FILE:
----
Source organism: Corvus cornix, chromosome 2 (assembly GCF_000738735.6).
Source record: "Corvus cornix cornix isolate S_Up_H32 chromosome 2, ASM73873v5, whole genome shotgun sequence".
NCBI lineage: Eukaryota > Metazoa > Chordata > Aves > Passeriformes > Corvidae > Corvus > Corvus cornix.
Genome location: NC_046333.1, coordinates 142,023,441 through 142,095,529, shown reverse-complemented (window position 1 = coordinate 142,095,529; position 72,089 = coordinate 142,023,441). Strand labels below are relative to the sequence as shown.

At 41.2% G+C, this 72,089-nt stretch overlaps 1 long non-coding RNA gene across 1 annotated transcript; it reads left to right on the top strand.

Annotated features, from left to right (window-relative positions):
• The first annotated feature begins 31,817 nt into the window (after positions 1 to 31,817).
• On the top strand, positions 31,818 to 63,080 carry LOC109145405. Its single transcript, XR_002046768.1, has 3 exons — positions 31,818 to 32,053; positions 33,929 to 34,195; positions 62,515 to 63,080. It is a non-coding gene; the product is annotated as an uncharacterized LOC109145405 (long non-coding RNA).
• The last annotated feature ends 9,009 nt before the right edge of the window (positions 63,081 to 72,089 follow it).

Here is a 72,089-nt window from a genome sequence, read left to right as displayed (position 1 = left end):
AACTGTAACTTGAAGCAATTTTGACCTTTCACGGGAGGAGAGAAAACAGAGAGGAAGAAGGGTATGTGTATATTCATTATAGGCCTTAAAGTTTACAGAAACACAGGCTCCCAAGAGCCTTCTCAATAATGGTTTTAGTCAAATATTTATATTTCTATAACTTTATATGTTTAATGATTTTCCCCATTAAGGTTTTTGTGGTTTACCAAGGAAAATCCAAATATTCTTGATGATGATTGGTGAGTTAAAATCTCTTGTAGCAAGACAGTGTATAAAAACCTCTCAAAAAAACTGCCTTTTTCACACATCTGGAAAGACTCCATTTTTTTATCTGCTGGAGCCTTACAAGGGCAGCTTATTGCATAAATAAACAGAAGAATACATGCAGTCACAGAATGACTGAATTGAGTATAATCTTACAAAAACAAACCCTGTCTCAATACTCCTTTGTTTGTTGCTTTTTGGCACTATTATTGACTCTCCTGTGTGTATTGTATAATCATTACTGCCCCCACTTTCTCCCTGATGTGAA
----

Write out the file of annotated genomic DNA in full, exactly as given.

Source organism: Corvus cornix, chromosome 2 (assembly GCF_000738735.6).
Source record: "Corvus cornix cornix isolate S_Up_H32 chromosome 2, ASM73873v5, whole genome shotgun sequence".
NCBI lineage: Eukaryota > Metazoa > Chordata > Aves > Passeriformes > Corvidae > Corvus > Corvus cornix.
Genome location: NC_046333.1, coordinates 142,023,441 through 142,095,529, shown reverse-complemented (window position 1 = coordinate 142,095,529; position 72,089 = coordinate 142,023,441). Strand labels below are relative to the sequence as shown.

At 41.2% G+C, this 72,089-nt stretch overlaps 1 long non-coding RNA gene across 1 annotated transcript; it reads left to right on the top strand.

Annotated features, from left to right (window-relative positions):
• The first annotated feature begins 31,817 nt into the window (after positions 1 to 31,817).
• On the top strand, positions 31,818 to 63,080 carry LOC109145405. Its single transcript, XR_002046768.1, has 3 exons — positions 31,818 to 32,053; positions 33,929 to 34,195; positions 62,515 to 63,080. It is a non-coding gene; the product is annotated as an uncharacterized LOC109145405 (long non-coding RNA).
• The last annotated feature ends 9,009 nt before the right edge of the window (positions 63,081 to 72,089 follow it).

Here is a 72,089-nt window from a genome sequence, read left to right as displayed (position 1 = left end):
AACTGTAACTTGAAGCAATTTTGACCTTTCACGGGAGGAGAGAAAACAGAGAGGAAGAAGGGTATGTGTATATTCATTATAGGCCTTAAAGTTTACAGAAACACAGGCTCCCAAGAGCCTTCTCAATAATGGTTTTAGTCAAATATTTATATTTCTATAACTTTATATGTTTAATGATTTTCCCCATTAAGGTTTTTGTGGTTTACCAAGGAAAATCCAAATATTCTTGATGATGATTGGTGAGTTAAAATCTCTTGTAGCAAGACAGTGTATAAAAACCTCTCAAAAAAACTGCCTTTTTCACACATCTGGAAAGACTCCATTTTTTTATCTGCTGGAGCCTTACAAGGGCAGCTTATTGCATAAATAAACAGAAGAATACATGCAGTCACAGAATGACTGAATTGAGTATAATCTTACAAAAACAAACCCTGTCTCAATACTCCTTTGTTTGTTGCTTTTTGGCACTATTATTGACTCTCCTGTGTGTATTGTATAATCATTACTGCCCCCACTTTCTCCCTGATGTGAA